Toy Story Protective Plushies Guard Against Bumps

Toy Story Protective Plushies Guard Against Bumps
Everyone was scared of the dark at some point in his or her childhood, and children turn to their stuffed animals for comfort. With that in mind, it seemed natural to tell the story of just why kids love their furry protectors," says Mike Bullock, creator of Lions, Tigers and Bears, a comic geared to children that's finding a home on adult reading lists. LT&B centres on Joey, a little boy who moves with his family to a new house. He takes with him a gift from his Grandma, a set of four stuffed animals called the Night Pride whose duty it is to protect him from things that go bump in the night. When things start to bump, Joey finds out that his new friends are more than they appear, but it is his own courage that saves them.

Bullock doesn't veer from his target audience, but understands there is crossover amongst readers in the comic community. Despite an increasing focus on mature subject matter, violence and adult-oriented storytelling, Bullock still faces prejudice that he's dabbling in a medium not worth adult attention.

"I don't really get that whole ‘comics are kids stuff' mentality. Comics are just another storytelling medium. Comics are no more just for kids than television is just for the Peg Bundys of the world. One thing that cracks me up is when I hear people say, ‘I don't need pictures with my words to enjoy a story.' Well, if that's the case, why do so many people go to movies? Why are so many people glued to their television sets? How in the world does Broadway manage to keep curtains open and cash rolling in? Comic books are just as valid a storytelling medium as any of those, and to an extent, more so. With the others, the audience are spoon-fed a lot more of the story than they are with sequential storytelling."

Bullock relied on his own personal experiences as a child to shape the story he wanted to tell. "A lot of my childhood is peppered throughout the story. Henry Bear was the first stuffed animal I ever received as a child, so it was natural to have him in the story. We also moved around a lot when I was little, so having Joey placed in a position where he's in a new, unknown environment, with a new house and a yearning for all his old friends that he left behind is also something I can easily relate to. When I created this story, I was trying to find something universal."

So powerful is Bullock's storytelling that the tale of Joey becomes a tough read. Part of you wants to reach through the pages and hand him an ice cream cone, while the other wants to smack him because he's crying. For some, too many X-Men and Batman comics can take the gleam off this story, simply because they're too jaded. But though it's hard to watch a kid take on bad guys by himself, it's much worse to see him struggle with his own fears. That's the crux of it: watching a kid put in a position of responsibility, struggling with the pressure to live up to it. It is such an adult moment that you wonder for whom Bullock is really writing.

Bullock's LT&B shares a few similarities with another children's comic, Mike Kunkel's Herobear and the Kid, in that both deal with a little boy and his stuffed animal. "Mike Kunkel has a wonderful imagination and the things he creates are just so magical it's amazing," Bullock says. "That being said, we're two different people with two different outlooks and two different sets of experiences, so even if we tried to do the exact same type of story it wouldn't be the same."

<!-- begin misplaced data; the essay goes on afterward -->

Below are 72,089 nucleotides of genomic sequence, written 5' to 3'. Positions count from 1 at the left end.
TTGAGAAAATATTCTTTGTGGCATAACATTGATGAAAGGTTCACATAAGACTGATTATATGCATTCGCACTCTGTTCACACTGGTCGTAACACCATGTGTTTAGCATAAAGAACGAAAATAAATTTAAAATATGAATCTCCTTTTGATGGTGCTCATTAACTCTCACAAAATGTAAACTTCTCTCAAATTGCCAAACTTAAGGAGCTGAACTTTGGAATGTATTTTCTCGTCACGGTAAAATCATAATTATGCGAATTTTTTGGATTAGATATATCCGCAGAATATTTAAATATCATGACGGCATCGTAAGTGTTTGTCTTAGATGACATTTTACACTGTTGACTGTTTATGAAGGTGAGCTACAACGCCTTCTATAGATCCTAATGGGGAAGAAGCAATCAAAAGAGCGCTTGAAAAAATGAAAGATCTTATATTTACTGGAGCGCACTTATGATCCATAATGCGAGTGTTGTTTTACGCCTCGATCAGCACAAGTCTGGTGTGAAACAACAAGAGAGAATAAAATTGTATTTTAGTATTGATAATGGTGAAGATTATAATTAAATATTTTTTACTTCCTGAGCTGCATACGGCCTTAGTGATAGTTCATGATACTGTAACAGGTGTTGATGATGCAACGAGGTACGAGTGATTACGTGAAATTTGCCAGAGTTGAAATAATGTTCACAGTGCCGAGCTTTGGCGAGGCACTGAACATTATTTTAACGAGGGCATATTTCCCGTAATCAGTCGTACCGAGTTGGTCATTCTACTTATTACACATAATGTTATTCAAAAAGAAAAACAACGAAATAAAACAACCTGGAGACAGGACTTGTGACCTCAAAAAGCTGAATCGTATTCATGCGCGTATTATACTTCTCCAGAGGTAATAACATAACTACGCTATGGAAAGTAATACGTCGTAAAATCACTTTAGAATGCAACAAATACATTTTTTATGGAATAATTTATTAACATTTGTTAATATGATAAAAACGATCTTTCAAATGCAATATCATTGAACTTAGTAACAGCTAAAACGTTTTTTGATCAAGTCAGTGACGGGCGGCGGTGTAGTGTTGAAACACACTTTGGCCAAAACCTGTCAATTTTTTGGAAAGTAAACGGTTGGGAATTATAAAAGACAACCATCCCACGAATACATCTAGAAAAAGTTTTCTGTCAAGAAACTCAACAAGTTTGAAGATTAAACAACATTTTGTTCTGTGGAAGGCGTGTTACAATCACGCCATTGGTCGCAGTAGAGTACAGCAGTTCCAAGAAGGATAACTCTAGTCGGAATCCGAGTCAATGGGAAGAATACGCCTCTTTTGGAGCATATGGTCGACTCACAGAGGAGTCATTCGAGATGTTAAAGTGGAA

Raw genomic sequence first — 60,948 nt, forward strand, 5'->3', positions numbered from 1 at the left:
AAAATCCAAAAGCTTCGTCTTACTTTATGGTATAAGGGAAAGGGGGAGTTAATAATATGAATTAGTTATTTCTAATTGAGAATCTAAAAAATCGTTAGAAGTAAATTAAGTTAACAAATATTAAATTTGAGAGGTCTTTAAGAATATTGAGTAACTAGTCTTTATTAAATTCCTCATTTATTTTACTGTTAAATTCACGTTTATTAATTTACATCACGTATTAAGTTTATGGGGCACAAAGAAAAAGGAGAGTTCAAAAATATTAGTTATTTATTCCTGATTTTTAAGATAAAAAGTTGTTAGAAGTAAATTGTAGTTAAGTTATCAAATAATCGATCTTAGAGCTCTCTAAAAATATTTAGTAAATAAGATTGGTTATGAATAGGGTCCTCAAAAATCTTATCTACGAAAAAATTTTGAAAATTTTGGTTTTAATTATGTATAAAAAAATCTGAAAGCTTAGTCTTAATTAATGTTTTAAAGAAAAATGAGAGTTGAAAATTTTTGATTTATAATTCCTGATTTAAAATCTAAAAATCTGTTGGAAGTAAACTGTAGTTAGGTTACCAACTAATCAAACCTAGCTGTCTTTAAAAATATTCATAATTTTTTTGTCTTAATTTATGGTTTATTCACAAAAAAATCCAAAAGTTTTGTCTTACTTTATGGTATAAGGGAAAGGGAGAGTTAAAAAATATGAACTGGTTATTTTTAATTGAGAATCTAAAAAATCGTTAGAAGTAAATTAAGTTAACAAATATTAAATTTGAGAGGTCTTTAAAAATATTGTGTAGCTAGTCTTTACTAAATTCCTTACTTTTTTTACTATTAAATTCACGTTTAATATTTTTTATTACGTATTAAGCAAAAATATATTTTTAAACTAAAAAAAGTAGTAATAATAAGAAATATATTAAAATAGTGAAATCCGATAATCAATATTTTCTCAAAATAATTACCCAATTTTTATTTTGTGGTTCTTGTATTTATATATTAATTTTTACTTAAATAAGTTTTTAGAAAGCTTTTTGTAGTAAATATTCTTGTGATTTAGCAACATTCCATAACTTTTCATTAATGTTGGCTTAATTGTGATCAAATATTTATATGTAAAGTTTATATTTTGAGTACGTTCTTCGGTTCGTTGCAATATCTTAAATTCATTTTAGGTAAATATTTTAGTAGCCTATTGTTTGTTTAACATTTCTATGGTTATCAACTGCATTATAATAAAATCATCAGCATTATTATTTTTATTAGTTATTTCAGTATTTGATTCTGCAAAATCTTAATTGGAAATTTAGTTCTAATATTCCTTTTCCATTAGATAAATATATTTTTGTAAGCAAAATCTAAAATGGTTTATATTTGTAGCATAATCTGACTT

Writing for a fickle comic audience is difficult at the best of times. Bullock has shown through his book that writing what you know triumphs over writing what sells. Just because a comic will sell if the hero wins doesn't mean that it's a good story. Thankfully, there are enough writers with integrity like Bullock to make sure that those of us who crave good storytelling won't be disappointed.

Kidsploitation, Marvel Style
Crossovers between comics and toys are a sore spot for many. The toy collectors want more room in the comic stores, and the comic collectors think there is no place for them. In a market of increasing cross-promotion, there is simply no way around the dilemma. It is in this spirit that Marvel is changing the way kids read comics by introducing a cross-promotion of its own, one that will undoubtedly bring major headaches to parents with comic-reading children. Marvel has launched a new four-part miniseries called MegaMorphs, a kid-friendly comic that features fan favourites Hulk, Spider-Man, Captain America and Wolverine fighting the evil Doc Ock in giant metal robot suits. That transform.

The problem with the comic isn't the silliness of the idea. It isn't even the sheer implausibility, because let's face it, comics require some suspension of disbelief. The problem occurs on the page seven, where there is an obvious product plug for a toy line these mecha characters are based on. In order to find out why the beloved heroes have giant metal battle suits, you have to buy the toys, because each toy contains a piece of the back story.

In an industry that seems to be more focused on the paycheque than the work, MegaMorphs is a perfect example of misdirected talent. Sean McKeever, winner of the Eisner Award for talent deserving of wider recognition (for his work on Mary Jane: Homecoming, Inhumans and Sentinel), is the writer of MegaMorphs. Because of this cash grab comic, a lot of former Sean McKeever fans will think twice before picking up anything he does after this. Bravo for making it big-time and scoring a chunk of cash, but beware the fickle reader.